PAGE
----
School board changes can destroy students’ educational opportunities. We’re paying attention.
As a student who attended the Gardner-Edgerton School District from middle school through high school, graduating only four years ago, it breaks my heart to know my 17-year-old sister has not been enjoying the same quality of education that I did.
When I first came to Gardner in the 5th grade, my family worried about how I would perform in a district known to deliver an education that punched above its weight. If it were not for my time in the Gardner-Edgerton district, I do not know if I would have been able to achieve my wildest dreams. Through the support of the school and connection with the community, I was able to study abroad in Brazil for a year, which fortified my perception of the world class education offered by the district.
In Brazil, I saw the reality of when public schools are designated only for the poor, and what a heavy reliance on private school education means for the class divide. I am worried about that becoming the reality for our community’s students, including for my sister.
Through a prep class offered by the high school, I was able to bump my ACT score up to a level that made going to New York University a reality. The education from this school district has opened up passions from music to learning different languages to studying politics and government.
Looking back, I wonder what if our district had been able to offer even more educational opportunities? To my horror, I see it now appearing to offer less. At one point, my sister told me, there was no full-time teacher available to offer Spanish classes at the high school.
Looking back, I wonder what if our district had been able to offer even more educational opportunities. To my horror, I see it now appearing to offer less.
Our schools help create the future for our students, and watching the Gardner-Edgerton School District be governed by members who adhere to a divisive and derogatory agenda is disheartening, to say the least. In the aftermath of the COVID-19 pandemic, a slate of extreme ideological candidates were elected to the school board, and their dysfunction quickly pushed multiple board members to resign. Instead of holding an open and transparent process to appoint replacements, they appointed two more members who lacked qualifications but matched their agenda.
Since then, the board has pushed policies that have marginalized trans students, removed books from classroom shelves, opened the door to anti-government extremist groups, stifled public participation in policy discussions, and broken their own policies. Their actions have pushed key staff members out of the district, including the long-tenured high school librarian and the sponsor of the Gay-Straight Alliance club. These essential teachers deserve professional leadership that meets their needs and respects their profession.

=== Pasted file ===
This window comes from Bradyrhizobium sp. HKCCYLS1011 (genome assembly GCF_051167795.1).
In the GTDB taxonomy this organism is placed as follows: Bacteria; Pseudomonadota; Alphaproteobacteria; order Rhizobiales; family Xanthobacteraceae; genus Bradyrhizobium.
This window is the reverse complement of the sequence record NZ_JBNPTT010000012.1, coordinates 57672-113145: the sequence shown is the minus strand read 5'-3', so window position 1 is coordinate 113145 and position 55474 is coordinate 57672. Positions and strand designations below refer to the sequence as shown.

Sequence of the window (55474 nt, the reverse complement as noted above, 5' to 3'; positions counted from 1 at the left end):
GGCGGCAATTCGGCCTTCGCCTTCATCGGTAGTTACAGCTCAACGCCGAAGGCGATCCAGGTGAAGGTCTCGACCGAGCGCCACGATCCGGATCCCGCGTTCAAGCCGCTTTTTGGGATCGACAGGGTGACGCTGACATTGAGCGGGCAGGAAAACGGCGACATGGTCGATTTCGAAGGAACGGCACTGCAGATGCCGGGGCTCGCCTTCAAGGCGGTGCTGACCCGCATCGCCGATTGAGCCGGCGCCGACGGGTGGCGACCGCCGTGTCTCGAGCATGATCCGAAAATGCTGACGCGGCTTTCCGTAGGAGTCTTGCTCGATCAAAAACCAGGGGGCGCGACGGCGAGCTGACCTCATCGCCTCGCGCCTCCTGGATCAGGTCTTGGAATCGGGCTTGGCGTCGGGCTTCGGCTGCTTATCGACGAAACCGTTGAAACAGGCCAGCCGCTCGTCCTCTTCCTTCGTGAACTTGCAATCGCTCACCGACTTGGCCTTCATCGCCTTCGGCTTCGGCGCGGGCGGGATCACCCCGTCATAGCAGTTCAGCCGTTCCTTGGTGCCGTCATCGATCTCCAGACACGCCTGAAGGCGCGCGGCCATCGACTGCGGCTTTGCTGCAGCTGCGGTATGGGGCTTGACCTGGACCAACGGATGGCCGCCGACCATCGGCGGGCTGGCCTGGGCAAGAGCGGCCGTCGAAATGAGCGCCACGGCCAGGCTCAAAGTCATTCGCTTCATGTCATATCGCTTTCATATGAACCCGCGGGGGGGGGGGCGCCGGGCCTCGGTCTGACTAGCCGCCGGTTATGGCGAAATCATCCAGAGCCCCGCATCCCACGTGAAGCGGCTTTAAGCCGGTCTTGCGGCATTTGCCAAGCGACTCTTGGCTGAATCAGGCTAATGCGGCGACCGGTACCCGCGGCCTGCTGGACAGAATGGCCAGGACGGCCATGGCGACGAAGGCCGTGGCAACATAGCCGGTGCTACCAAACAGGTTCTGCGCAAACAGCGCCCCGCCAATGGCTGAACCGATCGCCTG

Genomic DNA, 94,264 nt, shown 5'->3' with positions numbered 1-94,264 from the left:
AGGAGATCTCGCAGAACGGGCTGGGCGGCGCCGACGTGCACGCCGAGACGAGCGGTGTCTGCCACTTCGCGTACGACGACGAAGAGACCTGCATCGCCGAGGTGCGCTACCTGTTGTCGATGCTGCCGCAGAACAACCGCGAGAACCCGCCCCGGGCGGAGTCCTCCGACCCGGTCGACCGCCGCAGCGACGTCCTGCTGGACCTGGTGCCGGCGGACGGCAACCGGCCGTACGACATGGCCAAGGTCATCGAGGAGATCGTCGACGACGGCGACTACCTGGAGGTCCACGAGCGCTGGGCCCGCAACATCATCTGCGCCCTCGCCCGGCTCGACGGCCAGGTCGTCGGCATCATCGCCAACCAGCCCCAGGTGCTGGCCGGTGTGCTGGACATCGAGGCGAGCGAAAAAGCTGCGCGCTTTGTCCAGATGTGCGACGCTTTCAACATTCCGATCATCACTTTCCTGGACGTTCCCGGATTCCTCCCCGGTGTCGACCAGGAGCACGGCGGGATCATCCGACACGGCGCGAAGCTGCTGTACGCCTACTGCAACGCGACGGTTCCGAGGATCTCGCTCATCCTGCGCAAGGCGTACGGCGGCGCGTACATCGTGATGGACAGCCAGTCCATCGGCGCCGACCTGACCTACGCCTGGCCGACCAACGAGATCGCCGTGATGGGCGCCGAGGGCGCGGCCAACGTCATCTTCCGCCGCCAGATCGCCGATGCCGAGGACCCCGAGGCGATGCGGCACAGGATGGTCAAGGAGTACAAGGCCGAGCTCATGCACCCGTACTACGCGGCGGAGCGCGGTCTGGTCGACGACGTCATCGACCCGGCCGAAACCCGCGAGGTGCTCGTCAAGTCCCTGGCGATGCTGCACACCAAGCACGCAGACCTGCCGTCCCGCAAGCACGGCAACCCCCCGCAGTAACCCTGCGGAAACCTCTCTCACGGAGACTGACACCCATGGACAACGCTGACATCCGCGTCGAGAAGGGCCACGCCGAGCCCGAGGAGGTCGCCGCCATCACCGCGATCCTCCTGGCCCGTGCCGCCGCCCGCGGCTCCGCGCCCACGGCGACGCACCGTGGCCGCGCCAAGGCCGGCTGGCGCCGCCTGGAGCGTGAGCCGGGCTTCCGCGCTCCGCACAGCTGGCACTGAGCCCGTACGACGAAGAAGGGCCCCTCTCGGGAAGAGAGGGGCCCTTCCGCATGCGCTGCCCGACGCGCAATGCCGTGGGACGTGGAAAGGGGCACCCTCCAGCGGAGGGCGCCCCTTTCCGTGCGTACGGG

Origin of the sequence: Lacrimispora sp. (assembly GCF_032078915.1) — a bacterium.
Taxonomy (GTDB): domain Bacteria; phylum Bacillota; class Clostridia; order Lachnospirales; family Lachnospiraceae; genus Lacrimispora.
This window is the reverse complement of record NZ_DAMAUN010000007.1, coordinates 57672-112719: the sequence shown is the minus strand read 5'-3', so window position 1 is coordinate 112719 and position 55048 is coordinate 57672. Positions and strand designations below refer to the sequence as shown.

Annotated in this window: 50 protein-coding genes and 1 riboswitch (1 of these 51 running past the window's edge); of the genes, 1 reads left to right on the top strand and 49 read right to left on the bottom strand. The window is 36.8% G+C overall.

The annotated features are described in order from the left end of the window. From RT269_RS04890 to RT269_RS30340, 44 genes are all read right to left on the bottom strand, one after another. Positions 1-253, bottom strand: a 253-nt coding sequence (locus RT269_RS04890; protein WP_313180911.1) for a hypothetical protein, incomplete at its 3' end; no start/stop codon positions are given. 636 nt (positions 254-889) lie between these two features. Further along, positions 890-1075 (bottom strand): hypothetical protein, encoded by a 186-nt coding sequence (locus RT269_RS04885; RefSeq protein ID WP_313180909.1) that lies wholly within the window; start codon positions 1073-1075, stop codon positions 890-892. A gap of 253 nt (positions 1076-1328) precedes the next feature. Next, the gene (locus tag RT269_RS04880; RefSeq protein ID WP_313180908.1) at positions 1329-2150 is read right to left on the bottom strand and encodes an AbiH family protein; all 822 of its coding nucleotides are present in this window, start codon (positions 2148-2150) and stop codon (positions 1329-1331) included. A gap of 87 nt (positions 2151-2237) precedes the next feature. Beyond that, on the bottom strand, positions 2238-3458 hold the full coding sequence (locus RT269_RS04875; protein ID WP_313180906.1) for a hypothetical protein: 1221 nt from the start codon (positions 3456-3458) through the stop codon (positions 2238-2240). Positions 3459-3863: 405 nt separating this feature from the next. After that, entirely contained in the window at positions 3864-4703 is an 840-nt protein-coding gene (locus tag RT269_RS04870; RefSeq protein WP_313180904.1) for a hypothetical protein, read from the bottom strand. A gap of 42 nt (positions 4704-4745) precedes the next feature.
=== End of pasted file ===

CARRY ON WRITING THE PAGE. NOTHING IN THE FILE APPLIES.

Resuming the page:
It is a pity that current school board members are not up to the task.
Despite unprecedented engagement from the community, with students generating statewide and national coverage, board members refuse to change course. An essential feature of local government has been manipulated to pick on the most vulnerable of the most vulnerable, providing a distraction from meaningful policy solutions that meet the needs of our students, such as my sister.
The Gardner-Edgerton School District has the capacity to continue delivering a world class education. I fear because of continued malpractice from leadership, a city that prided itself on its schools will keep hemorrhaging essential teachers.
The result will diminish the future of our community’s students.
Too often, voters’ lack of familiarity with local elections leaves community governing bodies like school boards susceptible to takeovers from ideologues. We also know this is happening in races across Kansas. Everyone needs to know who is on the ballot and hear why they are even running in the first place.
Students who will be most affected by school board members’ decisions are watching.
JJ Briscoe is an organizer and activist who has worked with organizations such as Get Free, GenVote, and Loud Light. He is an alum of Gardner-Edgerton High School. Through its opinion section, Kansas Reflector works to amplify the voices of people who are affected by public policies or excluded from public debate. Find information, including how to submit your own commentary, here.